Jeff and Susan Whisnant don’t see their namesake Southern Gospel group as a career. It’s a ministry. For them, there’s nothing better than pointing others to Jesus.
Ministering to others has been a way of life for Jeff and Susan ever since they were children. Jeff grew up singing with his mom, dad, and siblings, touring as The John Whisnant Family. And as a pastor’s daughter, Susan began singing for her father’s revival meetings at 12 years old.
The two met in 1986 when their family groups performed together in South Carolina. It took a year for the two singers to begin dating, but once they did, Susan joined Jeff’s family group, and the two have been inseparable in ministry ever since. Still driven by a deep love for the Lord, they now tour and make music as the Whisnants with their two sons, Austin and Ethan, as well as Aaron Hise.
“It’s always a blessing to be able to see people encouraged who were so close to giving up and throwing in the towel,” Susan says.
“There are times we’ll come in Monday, tired from a long weekend, and we’ll get an email saying, ‘I was in your service this weekend, and you have no idea what I was going through, but something you said and one of your songs was exactly what I needed.”
Ministry Beyond the Stage
As much as Jeff and Susan love to point people to Jesus through song, much of their ministry takes place off the stage. They often minister by talking with people after concerts, encouraging them with truth and Scripture, and offering to pray with them right then and there.
“Almost every week [after our concerts], someone pulls us aside and says, ‘Can I talk to you?’” Jeff says. “And we’ll get to do some one-on-one ministry.”
The reason for ministry is always different. Sometimes it’s because someone’s child has walked away from God, or they’re facing a painful illness, or their marriage is teetering on the brink of divorce. Whatever the specific situation, they’re usually dealing with a broken heart.
“It makes a huge difference when you take just a few moments to minister to somebody in person like that, one on one,” Jeff says. “I’ve seen them walk away—or roll away if they’re in a wheelchair—and their countenance will have changed, knowing somebody cares.”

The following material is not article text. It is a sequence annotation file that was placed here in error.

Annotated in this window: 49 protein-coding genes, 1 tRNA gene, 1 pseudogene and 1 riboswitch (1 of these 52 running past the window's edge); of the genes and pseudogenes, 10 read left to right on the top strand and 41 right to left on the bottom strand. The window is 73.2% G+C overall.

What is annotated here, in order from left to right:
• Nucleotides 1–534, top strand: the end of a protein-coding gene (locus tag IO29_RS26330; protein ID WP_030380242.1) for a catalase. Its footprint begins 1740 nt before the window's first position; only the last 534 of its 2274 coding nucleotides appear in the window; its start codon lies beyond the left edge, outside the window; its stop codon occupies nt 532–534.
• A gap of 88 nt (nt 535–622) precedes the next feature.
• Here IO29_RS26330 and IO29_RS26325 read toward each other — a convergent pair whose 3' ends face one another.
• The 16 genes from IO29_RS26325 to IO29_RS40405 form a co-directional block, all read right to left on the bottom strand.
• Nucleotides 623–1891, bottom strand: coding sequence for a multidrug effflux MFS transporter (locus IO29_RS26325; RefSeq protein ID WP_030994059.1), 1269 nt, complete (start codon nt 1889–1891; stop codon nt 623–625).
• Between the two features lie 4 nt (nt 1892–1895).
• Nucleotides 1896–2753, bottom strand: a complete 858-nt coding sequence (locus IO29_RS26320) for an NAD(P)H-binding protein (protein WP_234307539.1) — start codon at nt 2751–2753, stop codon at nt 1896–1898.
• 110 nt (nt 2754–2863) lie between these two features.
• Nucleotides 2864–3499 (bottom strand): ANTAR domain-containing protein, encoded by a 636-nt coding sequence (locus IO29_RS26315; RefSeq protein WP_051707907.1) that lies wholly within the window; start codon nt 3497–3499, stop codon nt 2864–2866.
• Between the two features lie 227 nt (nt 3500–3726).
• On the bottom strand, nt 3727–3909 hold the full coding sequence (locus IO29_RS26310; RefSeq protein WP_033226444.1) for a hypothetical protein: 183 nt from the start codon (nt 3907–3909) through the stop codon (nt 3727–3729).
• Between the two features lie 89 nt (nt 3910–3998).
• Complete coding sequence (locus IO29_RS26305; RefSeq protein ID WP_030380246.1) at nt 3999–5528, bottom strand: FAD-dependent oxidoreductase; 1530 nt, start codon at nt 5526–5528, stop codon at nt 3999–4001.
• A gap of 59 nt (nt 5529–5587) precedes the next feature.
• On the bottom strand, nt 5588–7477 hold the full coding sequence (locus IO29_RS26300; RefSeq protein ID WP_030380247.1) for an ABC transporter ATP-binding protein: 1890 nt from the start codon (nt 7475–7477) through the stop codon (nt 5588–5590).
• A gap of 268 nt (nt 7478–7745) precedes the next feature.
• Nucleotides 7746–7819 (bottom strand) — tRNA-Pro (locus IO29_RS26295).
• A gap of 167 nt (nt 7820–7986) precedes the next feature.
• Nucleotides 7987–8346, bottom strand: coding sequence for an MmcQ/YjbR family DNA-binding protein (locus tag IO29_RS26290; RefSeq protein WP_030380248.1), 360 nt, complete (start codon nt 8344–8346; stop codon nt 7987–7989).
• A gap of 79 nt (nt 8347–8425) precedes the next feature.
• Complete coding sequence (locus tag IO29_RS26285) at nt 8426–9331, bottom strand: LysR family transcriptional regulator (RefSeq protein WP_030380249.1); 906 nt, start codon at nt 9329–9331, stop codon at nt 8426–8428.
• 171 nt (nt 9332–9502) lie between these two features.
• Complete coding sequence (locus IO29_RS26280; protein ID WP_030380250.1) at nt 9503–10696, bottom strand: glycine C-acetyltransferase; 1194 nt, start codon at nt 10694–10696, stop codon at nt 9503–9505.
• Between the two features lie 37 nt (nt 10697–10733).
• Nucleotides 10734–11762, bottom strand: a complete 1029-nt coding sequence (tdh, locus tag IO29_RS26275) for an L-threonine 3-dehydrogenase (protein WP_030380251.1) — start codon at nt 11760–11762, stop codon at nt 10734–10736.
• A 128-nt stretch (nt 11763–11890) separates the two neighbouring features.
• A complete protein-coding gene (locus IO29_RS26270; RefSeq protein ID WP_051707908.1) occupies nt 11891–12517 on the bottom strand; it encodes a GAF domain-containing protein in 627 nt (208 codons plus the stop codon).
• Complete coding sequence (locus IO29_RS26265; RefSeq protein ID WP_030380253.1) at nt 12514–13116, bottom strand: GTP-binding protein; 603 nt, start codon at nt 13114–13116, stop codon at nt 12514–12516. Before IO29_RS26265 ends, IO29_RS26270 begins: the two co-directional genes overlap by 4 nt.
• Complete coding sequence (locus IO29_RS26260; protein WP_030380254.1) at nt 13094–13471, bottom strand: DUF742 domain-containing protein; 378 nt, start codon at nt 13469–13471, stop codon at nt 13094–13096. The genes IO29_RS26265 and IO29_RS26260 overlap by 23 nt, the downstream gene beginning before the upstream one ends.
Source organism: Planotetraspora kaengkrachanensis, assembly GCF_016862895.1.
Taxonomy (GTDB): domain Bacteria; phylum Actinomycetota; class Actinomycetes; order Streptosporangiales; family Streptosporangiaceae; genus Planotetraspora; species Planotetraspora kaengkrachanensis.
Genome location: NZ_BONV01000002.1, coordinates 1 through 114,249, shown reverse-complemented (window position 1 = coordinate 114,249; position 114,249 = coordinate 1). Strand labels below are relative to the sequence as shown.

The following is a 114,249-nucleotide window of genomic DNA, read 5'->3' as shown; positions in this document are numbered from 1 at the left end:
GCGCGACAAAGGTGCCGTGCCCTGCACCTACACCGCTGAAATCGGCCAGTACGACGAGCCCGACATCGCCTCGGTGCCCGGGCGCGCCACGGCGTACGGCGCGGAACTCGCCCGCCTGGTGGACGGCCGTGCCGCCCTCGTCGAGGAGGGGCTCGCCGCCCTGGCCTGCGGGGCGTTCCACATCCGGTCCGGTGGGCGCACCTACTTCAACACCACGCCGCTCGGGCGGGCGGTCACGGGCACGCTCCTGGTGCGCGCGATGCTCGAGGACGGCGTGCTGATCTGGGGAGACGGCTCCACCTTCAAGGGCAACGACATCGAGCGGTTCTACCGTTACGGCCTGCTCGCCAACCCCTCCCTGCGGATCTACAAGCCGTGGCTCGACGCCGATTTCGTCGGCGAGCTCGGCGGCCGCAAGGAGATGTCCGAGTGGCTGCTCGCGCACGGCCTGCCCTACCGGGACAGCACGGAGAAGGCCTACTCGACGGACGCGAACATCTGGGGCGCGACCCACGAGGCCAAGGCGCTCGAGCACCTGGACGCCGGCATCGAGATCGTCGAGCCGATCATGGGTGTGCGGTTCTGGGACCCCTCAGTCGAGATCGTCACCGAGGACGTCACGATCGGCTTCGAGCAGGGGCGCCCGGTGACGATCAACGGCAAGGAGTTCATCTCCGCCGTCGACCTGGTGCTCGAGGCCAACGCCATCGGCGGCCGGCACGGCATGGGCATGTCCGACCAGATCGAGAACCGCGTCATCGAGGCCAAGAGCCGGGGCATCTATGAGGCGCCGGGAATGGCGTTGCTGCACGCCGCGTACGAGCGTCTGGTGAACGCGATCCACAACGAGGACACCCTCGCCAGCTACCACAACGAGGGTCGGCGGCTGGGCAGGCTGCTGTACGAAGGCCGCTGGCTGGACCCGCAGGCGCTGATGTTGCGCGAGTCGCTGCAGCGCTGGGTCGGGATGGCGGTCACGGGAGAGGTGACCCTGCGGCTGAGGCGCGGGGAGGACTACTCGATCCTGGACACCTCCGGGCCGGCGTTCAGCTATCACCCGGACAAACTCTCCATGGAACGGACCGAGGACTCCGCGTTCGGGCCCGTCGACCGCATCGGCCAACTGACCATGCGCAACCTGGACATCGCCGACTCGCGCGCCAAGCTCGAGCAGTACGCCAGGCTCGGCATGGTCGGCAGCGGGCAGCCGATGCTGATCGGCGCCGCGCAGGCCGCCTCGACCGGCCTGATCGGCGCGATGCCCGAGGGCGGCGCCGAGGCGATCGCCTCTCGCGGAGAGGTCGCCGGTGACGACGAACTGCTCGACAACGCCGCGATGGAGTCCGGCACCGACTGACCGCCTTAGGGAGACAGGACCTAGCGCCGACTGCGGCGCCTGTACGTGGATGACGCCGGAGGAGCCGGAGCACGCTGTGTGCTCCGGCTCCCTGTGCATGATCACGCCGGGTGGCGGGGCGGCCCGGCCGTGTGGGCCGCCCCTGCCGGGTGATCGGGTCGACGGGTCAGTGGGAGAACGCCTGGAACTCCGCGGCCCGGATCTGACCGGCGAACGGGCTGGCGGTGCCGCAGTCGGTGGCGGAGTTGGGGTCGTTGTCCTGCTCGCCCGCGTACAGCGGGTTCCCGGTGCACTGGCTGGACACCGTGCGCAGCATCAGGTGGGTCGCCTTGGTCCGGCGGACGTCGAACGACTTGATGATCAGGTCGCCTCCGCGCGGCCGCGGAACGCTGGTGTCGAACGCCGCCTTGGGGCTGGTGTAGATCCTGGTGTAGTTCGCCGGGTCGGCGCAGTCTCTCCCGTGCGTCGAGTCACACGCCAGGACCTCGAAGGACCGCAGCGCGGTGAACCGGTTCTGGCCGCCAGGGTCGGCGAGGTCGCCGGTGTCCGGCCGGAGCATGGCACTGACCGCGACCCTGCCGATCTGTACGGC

These one-on-one moments have taught Jeff and Susan that ministry is much more than a scheduled time of encouragement. Opportunities to minister often arise in unexpected moments since heartbreak and tragedy don’t respect human schedules. It is a reminder of what Paul once wrote in 2 Timothy 4:2, “Preach the word! Be ready in season and out of season.”
Recently, one of Jeff and Susan’s friends lost her son unexpectedly. It turns out he had an enlarged heart, and neither he nor his doctors knew it. He was only 30 years old.
That week, Jeff and Susan sent multiple compassionate and encouraging texts to their friend and offered practical help.
“We try our best to invest in others, whether it’s our time, whether it’s prayer, whether it’s financial, because it’s easy to stand and sing about ministry, but we try to put it in the shoe leather when God gives us an opportunity,” Jeff says.
Another way Susan loves to encourage others is through social media. On platforms brimming with negativity and unbiblical ideas, Christians have the opportunity to take a loving stand for Christ. Even something as simple as posting a Scripture verse or biblical truth can have a big impact.
“I don’t post anything negative on Facebook,” Susan says. “This week, I posted the words ‘Even in the valley, God is good.’ And you wouldn’t believe the people who say, ‘Hey, I needed that this morning.’”
No matter how simple or small they seem, our words and actions have more influence than we realize, especially when we’re empowered by God’s grace. What small steps can you take today to encourage someone else?